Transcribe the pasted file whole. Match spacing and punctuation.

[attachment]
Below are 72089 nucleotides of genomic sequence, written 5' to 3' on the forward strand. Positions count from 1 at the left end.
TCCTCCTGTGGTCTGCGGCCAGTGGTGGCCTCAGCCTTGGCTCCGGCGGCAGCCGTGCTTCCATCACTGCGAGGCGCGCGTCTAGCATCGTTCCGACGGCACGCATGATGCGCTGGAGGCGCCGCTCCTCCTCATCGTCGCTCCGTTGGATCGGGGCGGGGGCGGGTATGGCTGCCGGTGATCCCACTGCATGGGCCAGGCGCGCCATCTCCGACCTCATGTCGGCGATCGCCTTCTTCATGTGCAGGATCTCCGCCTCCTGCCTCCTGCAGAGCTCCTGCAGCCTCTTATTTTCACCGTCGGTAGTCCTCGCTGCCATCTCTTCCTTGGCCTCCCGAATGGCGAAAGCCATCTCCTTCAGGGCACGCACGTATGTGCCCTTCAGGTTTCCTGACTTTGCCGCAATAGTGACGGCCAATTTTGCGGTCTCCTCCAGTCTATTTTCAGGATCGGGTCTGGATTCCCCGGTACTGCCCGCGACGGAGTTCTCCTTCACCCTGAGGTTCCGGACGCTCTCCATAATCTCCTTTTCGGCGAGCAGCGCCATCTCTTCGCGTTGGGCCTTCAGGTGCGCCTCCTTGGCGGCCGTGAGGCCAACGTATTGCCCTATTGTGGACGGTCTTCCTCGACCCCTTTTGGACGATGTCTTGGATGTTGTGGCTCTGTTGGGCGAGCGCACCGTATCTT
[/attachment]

Below are 72089 nucleotides of genomic sequence, written 5' to 3' on the forward strand. Positions count from 1 at the left end.
TCCTCCTGTGGTCTGCGGCCAGTGGTGGCCTCAGCCTTGGCTCCGGCGGCAGCCGTGCTTCCATCACTGCGAGGCGCGCGTCTAGCATCGTTCCGACGGCACGCATGATGCGCTGGAGGCGCCGCTCCTCCTCATCGTCGCTCCGTTGGATCGGGGCGGGGGCGGGTATGGCTGCCGGTGATCCCACTGCATGGGCCAGGCGCGCCATCTCCGACCTCATGTCGGCGATCGCCTTCTTCATGTGCAGGATCTCCGCCTCCTGCCTCCTGCAGAGCTCCTGCAGCCTCTTATTTTCACCGTCGGTAGTCCTCGCTGCCATCTCTTCCTTGGCCTCCCGAATGGCGAAAGCCATCTCCTTCAGGGCACGCACGTATGTGCCCTTCAGGTTTCCTGACTTTGCCGCAATAGTGACGGCCAATTTTGCGGTCTCCTCCAGTCTATTTTCAGGATCGGGTCTGGATTCCCCGGTACTGCCCGCGACGGAGTTCTCCTTCACCCTGAGGTTCCGGACGCTCTCCATAATCTCCTTTTCGGCGAGCAGCGCCATCTCTTCGCGTTGGGCCTTCAGGTGCGCCTCCTTGGCGGCCGTGAGGCCAACGTATTGCCCTATTGTGGACGGTCTTCCTCGACCCCTTTTGGACGATGTCTTGGATGTTGTGGCTCTGTTGGGCGAGCGCACCGTATCTT